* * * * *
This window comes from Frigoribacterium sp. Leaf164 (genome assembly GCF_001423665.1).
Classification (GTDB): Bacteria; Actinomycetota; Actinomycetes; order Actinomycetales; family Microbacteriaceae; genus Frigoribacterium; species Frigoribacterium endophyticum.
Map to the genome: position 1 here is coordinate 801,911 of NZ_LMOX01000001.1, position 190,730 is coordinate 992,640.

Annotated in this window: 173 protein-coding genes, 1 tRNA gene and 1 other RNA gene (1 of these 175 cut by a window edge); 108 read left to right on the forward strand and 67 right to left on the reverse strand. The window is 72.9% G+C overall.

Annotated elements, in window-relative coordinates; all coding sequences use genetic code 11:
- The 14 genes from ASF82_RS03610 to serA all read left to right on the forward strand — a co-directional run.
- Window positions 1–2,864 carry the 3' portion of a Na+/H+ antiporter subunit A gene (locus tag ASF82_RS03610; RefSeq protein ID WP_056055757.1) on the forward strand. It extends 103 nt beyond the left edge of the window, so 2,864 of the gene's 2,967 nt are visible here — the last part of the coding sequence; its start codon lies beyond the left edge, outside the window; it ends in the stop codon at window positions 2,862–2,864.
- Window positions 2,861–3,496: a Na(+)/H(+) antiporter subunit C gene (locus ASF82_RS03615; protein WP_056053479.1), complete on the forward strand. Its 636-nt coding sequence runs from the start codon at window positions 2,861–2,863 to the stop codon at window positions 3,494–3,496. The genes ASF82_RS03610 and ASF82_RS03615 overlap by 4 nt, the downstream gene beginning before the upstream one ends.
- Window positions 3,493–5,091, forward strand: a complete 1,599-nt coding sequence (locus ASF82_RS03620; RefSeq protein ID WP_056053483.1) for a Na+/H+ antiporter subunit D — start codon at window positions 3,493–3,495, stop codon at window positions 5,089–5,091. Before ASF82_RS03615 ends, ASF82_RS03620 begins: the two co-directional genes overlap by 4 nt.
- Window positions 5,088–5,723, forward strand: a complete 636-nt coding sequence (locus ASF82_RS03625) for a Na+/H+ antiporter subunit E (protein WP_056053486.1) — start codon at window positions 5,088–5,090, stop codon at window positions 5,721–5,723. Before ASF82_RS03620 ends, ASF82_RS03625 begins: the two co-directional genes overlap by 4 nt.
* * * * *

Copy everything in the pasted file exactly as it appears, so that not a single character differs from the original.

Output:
This window comes from Frigoribacterium sp. Leaf164 (genome assembly GCF_001423665.1).
Classification (GTDB): Bacteria; Actinomycetota; Actinomycetes; order Actinomycetales; family Microbacteriaceae; genus Frigoribacterium; species Frigoribacterium endophyticum.
Map to the genome: position 1 here is coordinate 801,911 of NZ_LMOX01000001.1, position 190,730 is coordinate 992,640.

Annotated in this window: 173 protein-coding genes, 1 tRNA gene and 1 other RNA gene (1 of these 175 cut by a window edge); 108 read left to right on the forward strand and 67 right to left on the reverse strand. The window is 72.9% G+C overall.

Annotated elements, in window-relative coordinates; all coding sequences use genetic code 11:
- The 14 genes from ASF82_RS03610 to serA all read left to right on the forward strand — a co-directional run.
- Window positions 1–2,864 carry the 3' portion of a Na+/H+ antiporter subunit A gene (locus tag ASF82_RS03610; RefSeq protein ID WP_056055757.1) on the forward strand. It extends 103 nt beyond the left edge of the window, so 2,864 of the gene's 2,967 nt are visible here — the last part of the coding sequence; its start codon lies beyond the left edge, outside the window; it ends in the stop codon at window positions 2,862–2,864.
- Window positions 2,861–3,496: a Na(+)/H(+) antiporter subunit C gene (locus ASF82_RS03615; protein WP_056053479.1), complete on the forward strand. Its 636-nt coding sequence runs from the start codon at window positions 2,861–2,863 to the stop codon at window positions 3,494–3,496. The genes ASF82_RS03610 and ASF82_RS03615 overlap by 4 nt, the downstream gene beginning before the upstream one ends.
- Window positions 3,493–5,091, forward strand: a complete 1,599-nt coding sequence (locus ASF82_RS03620; RefSeq protein ID WP_056053483.1) for a Na+/H+ antiporter subunit D — start codon at window positions 3,493–3,495, stop codon at window positions 5,089–5,091. Before ASF82_RS03615 ends, ASF82_RS03620 begins: the two co-directional genes overlap by 4 nt.
- Window positions 5,088–5,723, forward strand: a complete 636-nt coding sequence (locus ASF82_RS03625) for a Na+/H+ antiporter subunit E (protein WP_056053486.1) — start codon at window positions 5,088–5,090, stop codon at window positions 5,721–5,723. Before ASF82_RS03620 ends, ASF82_RS03625 begins: the two co-directional genes overlap by 4 nt.